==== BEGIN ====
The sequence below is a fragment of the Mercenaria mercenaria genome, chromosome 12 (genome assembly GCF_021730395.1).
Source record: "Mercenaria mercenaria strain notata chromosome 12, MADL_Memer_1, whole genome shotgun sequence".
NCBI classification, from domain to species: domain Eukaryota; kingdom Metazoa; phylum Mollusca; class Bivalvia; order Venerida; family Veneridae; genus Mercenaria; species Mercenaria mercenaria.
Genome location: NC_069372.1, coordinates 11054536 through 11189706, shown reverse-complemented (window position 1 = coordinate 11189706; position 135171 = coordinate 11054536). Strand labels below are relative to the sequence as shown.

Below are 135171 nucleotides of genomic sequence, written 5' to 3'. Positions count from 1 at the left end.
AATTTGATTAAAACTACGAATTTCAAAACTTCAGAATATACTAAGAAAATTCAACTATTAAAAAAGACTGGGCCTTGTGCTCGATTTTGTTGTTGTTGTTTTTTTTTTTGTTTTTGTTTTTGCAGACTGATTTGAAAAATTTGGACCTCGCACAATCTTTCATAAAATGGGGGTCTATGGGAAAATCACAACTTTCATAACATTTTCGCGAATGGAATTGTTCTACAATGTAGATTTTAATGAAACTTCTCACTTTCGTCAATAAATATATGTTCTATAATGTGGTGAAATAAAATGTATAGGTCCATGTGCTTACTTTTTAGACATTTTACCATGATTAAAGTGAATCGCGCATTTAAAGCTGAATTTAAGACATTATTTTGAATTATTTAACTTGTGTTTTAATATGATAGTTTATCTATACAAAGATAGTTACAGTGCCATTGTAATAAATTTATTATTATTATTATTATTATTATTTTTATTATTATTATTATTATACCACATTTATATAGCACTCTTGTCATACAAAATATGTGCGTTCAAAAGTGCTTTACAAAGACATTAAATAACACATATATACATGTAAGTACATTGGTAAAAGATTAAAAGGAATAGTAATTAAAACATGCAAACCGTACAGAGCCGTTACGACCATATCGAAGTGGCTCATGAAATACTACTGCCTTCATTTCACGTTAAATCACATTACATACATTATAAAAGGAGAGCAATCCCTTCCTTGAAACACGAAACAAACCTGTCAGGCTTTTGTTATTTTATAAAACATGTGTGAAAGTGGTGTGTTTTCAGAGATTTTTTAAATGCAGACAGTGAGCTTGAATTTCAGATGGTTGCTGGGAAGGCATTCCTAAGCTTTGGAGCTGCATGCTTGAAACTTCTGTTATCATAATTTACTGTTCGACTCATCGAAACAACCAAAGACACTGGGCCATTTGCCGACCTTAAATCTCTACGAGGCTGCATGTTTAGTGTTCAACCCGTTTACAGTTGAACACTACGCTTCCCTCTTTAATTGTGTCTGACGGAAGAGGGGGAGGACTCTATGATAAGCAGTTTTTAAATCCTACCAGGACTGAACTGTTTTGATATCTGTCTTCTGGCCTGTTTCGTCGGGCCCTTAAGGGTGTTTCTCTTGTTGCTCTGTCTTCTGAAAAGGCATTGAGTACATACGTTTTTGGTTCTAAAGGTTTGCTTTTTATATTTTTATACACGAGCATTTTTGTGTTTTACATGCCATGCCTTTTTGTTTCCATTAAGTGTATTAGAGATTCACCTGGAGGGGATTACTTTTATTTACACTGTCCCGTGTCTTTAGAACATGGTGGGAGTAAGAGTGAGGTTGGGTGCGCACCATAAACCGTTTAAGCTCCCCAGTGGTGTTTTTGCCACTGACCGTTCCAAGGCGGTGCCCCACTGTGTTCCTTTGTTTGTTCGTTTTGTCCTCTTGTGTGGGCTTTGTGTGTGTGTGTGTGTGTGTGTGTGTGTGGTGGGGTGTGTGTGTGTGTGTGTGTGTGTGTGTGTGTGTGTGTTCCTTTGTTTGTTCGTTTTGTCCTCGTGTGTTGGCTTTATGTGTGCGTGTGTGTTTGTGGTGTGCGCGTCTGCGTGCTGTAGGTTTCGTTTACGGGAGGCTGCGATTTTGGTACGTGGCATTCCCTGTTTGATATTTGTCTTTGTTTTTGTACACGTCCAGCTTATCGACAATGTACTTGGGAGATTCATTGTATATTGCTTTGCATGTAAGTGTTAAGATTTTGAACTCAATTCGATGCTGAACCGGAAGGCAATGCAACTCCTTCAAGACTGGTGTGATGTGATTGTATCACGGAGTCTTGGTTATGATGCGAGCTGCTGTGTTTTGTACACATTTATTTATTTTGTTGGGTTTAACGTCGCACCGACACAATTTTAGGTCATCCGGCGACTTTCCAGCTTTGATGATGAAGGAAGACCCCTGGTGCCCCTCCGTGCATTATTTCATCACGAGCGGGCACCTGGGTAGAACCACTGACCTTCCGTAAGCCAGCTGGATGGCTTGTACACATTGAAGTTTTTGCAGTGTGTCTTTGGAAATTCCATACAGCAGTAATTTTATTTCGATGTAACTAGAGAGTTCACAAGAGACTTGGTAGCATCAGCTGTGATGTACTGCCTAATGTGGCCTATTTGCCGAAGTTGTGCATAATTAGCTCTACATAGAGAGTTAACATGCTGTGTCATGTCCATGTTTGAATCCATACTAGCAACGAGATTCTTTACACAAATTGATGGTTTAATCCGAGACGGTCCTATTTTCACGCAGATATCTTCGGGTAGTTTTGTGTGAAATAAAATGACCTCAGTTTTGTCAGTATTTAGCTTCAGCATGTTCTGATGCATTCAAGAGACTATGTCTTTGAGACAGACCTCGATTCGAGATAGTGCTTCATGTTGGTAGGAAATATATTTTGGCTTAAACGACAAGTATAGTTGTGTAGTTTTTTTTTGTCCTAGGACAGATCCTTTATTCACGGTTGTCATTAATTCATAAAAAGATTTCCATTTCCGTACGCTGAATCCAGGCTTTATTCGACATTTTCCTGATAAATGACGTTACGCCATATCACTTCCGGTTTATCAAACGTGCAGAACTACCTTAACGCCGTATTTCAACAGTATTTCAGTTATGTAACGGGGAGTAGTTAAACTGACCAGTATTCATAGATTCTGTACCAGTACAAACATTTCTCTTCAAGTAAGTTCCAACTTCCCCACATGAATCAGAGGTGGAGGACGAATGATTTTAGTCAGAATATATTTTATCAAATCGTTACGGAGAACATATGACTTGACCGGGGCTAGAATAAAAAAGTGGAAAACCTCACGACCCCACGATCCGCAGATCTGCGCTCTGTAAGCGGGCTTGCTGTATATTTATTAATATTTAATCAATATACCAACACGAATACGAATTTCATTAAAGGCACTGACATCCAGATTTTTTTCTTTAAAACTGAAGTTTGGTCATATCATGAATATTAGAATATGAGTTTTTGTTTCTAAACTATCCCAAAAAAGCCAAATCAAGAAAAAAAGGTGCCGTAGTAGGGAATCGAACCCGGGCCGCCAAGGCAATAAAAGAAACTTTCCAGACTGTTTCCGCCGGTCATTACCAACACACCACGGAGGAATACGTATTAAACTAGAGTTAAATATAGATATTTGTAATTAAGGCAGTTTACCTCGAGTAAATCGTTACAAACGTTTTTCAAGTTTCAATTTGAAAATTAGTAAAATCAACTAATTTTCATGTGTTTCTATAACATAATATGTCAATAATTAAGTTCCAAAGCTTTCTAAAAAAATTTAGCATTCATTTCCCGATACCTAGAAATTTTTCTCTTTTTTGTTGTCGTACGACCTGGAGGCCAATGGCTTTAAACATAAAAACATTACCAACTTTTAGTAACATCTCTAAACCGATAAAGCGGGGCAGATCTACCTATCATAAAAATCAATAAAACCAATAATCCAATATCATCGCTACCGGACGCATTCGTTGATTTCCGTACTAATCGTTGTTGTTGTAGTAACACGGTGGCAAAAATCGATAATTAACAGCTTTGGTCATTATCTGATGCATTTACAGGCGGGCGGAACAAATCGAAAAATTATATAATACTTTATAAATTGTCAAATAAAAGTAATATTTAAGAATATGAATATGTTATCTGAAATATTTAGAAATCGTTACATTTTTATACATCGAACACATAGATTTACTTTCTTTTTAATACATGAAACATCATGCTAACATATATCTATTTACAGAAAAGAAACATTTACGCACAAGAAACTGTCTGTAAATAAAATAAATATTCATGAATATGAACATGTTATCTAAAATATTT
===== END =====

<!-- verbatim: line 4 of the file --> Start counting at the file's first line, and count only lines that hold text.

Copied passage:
Genome location: NC_069372.1, coordinates 11054536 through 11189706, shown reverse-complemented (window position 1 = coordinate 11189706; position 135171 = coordinate 11054536). Strand labels below are relative to the sequence as shown.